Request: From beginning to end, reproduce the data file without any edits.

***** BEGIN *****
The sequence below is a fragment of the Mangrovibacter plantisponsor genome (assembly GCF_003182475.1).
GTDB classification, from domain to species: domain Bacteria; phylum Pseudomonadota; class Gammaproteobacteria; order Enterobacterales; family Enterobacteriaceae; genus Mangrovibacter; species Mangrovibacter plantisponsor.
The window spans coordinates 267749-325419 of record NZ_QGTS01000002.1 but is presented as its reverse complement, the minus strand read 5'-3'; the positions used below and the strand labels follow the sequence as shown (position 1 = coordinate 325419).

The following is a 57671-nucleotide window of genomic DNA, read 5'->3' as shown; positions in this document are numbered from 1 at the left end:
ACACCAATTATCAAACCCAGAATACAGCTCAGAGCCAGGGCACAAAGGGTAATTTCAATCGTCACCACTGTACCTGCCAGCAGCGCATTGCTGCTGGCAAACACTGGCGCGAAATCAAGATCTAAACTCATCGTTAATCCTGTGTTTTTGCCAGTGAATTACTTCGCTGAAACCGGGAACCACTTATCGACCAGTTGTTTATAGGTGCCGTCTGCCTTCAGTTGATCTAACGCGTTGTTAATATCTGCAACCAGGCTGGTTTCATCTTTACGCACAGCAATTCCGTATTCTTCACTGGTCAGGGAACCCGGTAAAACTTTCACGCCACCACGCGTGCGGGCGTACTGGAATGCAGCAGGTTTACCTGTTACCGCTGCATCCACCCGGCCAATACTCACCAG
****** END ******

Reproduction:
The sequence below is a fragment of the Mangrovibacter plantisponsor genome (assembly GCF_003182475.1).
GTDB classification, from domain to species: domain Bacteria; phylum Pseudomonadota; class Gammaproteobacteria; order Enterobacterales; family Enterobacteriaceae; genus Mangrovibacter; species Mangrovibacter plantisponsor.
The window spans coordinates 267749-325419 of record NZ_QGTS01000002.1 but is presented as its reverse complement, the minus strand read 5'-3'; the positions used below and the strand labels follow the sequence as shown (position 1 = coordinate 325419).

The following is a 57671-nucleotide window of genomic DNA, read 5'->3' as shown; positions in this document are numbered from 1 at the left end:
ACACCAATTATCAAACCCAGAATACAGCTCAGAGCCAGGGCACAAAGGGTAATTTCAATCGTCACCACTGTACCTGCCAGCAGCGCATTGCTGCTGGCAAACACTGGCGCGAAATCAAGATCTAAACTCATCGTTAATCCTGTGTTTTTGCCAGTGAATTACTTCGCTGAAACCGGGAACCACTTATCGACCAGTTGTTTATAGGTGCCGTCTGCCTTCAGTTGATCTAACGCGTTGTTAATATCTGCAACCAGGCTGGTTTCATCTTTACGCACAGCAATTCCGTATTCTTCACTGGTCAGGGAACCCGGTAAAACTTTCACGCCACCACGCGTGCGGGCGTACTGGAATGCAGCAGGTTTACCTGTTACCGCTGCATCCACCCGGCCAATACTCACCAG